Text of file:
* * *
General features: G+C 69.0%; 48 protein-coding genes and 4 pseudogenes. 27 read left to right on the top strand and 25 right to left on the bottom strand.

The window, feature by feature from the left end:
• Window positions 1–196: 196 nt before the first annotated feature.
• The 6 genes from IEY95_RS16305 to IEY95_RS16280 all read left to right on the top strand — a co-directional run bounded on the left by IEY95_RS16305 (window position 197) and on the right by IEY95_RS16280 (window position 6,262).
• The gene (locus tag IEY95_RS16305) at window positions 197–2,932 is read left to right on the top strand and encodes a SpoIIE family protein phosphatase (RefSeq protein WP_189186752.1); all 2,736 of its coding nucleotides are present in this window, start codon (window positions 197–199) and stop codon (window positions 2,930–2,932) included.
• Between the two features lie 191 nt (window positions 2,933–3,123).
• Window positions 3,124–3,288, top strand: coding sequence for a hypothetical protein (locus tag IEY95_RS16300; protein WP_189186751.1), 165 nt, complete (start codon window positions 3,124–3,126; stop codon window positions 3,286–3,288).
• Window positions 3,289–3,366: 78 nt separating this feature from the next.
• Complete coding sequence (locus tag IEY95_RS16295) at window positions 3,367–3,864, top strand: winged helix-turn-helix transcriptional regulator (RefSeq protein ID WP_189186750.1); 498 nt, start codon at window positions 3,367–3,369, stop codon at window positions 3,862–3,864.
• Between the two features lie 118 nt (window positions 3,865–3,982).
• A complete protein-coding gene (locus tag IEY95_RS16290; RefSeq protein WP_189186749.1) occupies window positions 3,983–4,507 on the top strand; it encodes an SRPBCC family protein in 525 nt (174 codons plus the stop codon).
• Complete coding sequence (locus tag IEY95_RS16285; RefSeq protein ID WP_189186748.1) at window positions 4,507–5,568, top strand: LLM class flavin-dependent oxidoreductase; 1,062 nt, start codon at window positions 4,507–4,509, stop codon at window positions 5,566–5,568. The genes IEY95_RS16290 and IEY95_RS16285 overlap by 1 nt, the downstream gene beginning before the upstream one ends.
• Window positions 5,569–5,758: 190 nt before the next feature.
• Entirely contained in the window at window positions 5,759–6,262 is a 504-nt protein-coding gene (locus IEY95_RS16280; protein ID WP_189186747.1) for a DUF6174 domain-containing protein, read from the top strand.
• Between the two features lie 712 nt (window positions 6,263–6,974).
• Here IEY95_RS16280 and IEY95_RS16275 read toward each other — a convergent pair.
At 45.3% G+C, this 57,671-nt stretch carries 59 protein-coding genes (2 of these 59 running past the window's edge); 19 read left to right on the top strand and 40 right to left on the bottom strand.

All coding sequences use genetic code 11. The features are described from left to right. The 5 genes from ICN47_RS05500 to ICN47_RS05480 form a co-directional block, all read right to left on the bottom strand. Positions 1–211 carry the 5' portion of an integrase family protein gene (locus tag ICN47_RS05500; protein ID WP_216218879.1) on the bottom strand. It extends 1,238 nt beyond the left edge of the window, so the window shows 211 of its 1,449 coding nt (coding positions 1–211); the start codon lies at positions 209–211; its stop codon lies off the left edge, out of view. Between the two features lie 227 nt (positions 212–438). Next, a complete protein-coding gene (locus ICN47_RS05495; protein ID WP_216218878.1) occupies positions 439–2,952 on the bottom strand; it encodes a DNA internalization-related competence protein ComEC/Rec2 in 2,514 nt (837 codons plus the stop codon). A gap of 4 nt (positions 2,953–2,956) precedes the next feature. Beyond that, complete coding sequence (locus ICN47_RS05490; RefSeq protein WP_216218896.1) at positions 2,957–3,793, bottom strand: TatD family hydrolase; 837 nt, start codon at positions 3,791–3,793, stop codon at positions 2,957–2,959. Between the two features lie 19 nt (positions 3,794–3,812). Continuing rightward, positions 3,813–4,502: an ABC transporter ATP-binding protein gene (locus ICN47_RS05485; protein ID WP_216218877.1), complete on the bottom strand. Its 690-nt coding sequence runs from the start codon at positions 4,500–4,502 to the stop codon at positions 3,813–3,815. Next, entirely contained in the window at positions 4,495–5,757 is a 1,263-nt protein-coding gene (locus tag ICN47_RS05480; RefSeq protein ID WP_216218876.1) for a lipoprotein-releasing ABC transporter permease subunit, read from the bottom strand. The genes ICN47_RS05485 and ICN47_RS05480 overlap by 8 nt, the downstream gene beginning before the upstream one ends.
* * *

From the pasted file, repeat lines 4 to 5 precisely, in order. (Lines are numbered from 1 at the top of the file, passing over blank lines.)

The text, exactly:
• The 6 genes from IEY95_RS16305 to IEY95_RS16280 all read left to right on the top strand — a co-directional run bounded on the left by IEY95_RS16305 (window position 197) and on the right by IEY95_RS16280 (window position 6,262).
• The gene (locus tag IEY95_RS16305) at window positions 197–2,932 is read left to right on the top strand and encodes a SpoIIE family protein phosphatase (RefSeq protein WP_189186752.1); all 2,736 of its coding nucleotides are present in this window, start codon (window positions 197–199) and stop codon (window positions 2,930–2,932) included.